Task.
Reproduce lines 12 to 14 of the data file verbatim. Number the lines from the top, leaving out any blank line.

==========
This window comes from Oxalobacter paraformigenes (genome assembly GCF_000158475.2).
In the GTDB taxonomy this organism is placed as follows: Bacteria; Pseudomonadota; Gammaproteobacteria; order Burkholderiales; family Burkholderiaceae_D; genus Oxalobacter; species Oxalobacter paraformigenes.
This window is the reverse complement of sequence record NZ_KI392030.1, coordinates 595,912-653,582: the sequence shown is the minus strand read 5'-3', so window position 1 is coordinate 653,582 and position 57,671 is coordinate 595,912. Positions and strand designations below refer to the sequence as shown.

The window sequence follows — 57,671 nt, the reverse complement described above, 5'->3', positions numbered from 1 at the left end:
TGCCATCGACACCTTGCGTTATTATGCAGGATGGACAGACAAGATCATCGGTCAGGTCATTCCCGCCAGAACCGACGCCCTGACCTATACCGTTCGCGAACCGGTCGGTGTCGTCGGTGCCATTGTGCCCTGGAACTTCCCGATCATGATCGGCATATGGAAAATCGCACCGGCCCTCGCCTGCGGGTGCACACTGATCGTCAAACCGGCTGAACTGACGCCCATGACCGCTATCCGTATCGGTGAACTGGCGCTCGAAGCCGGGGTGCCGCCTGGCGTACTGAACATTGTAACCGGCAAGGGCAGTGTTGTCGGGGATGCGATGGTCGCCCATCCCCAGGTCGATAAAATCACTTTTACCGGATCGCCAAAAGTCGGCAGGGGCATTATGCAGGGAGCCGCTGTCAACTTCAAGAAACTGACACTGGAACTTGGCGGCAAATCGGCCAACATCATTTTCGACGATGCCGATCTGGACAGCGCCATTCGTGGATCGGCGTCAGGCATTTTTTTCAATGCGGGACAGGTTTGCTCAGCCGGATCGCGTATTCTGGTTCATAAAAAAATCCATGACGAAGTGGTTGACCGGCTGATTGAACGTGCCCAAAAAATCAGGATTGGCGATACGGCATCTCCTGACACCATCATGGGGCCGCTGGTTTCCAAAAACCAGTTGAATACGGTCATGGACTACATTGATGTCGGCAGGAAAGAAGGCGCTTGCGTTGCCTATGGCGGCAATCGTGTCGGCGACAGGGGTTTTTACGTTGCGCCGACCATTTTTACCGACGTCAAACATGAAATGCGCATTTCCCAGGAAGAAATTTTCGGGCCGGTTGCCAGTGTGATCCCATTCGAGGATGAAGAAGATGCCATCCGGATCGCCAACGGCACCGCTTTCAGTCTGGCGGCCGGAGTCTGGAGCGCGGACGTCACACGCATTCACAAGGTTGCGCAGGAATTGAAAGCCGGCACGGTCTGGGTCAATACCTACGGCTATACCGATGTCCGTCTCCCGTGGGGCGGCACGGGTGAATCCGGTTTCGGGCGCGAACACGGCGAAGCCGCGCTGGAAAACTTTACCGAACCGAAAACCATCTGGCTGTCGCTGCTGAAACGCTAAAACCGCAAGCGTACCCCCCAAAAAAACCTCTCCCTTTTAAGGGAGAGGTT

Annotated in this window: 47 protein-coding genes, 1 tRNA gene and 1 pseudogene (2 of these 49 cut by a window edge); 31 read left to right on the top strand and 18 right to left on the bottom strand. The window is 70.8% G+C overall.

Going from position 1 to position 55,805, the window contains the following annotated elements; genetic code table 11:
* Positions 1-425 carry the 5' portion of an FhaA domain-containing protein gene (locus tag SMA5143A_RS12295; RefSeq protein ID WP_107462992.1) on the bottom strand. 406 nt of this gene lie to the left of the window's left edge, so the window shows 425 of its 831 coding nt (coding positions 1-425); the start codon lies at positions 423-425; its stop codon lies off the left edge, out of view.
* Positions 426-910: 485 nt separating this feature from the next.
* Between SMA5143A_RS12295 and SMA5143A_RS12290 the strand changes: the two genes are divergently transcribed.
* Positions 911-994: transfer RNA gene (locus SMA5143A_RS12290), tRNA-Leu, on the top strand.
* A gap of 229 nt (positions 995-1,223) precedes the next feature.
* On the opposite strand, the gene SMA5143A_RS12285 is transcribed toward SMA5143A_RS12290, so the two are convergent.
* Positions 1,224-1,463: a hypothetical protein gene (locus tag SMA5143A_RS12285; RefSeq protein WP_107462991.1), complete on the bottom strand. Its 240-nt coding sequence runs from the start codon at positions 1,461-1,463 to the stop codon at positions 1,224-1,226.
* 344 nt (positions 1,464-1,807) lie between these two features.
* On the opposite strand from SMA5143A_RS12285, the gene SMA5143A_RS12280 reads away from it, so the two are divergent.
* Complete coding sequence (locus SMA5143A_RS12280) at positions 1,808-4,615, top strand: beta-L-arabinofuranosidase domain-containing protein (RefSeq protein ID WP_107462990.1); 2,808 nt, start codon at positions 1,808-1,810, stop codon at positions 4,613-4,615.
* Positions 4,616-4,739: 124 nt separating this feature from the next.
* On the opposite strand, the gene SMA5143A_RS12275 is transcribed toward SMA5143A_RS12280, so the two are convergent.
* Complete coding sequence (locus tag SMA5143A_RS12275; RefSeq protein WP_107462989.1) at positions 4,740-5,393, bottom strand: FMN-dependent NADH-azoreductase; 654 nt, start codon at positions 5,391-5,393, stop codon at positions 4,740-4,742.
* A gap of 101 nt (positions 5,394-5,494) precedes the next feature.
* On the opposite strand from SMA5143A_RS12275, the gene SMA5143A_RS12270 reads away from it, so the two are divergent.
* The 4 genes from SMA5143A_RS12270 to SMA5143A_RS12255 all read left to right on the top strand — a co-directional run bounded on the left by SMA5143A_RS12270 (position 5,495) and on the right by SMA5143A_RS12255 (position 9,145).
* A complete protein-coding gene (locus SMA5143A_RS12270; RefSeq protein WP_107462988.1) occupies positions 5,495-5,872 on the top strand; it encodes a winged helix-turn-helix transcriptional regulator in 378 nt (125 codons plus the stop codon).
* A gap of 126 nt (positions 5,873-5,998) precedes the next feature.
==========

* A gap of 229 nt (positions 995-1,223) precedes the next feature.
* On the opposite strand, the gene SMA5143A_RS12285 is transcribed toward SMA5143A_RS12290, so the two are convergent.
* Positions 1,224-1,463: a hypothetical protein gene (locus tag SMA5143A_RS12285; RefSeq protein WP_107462991.1), complete on the bottom strand. Its 240-nt coding sequence runs from the start codon at positions 1,461-1,463 to the stop codon at positions 1,224-1,226.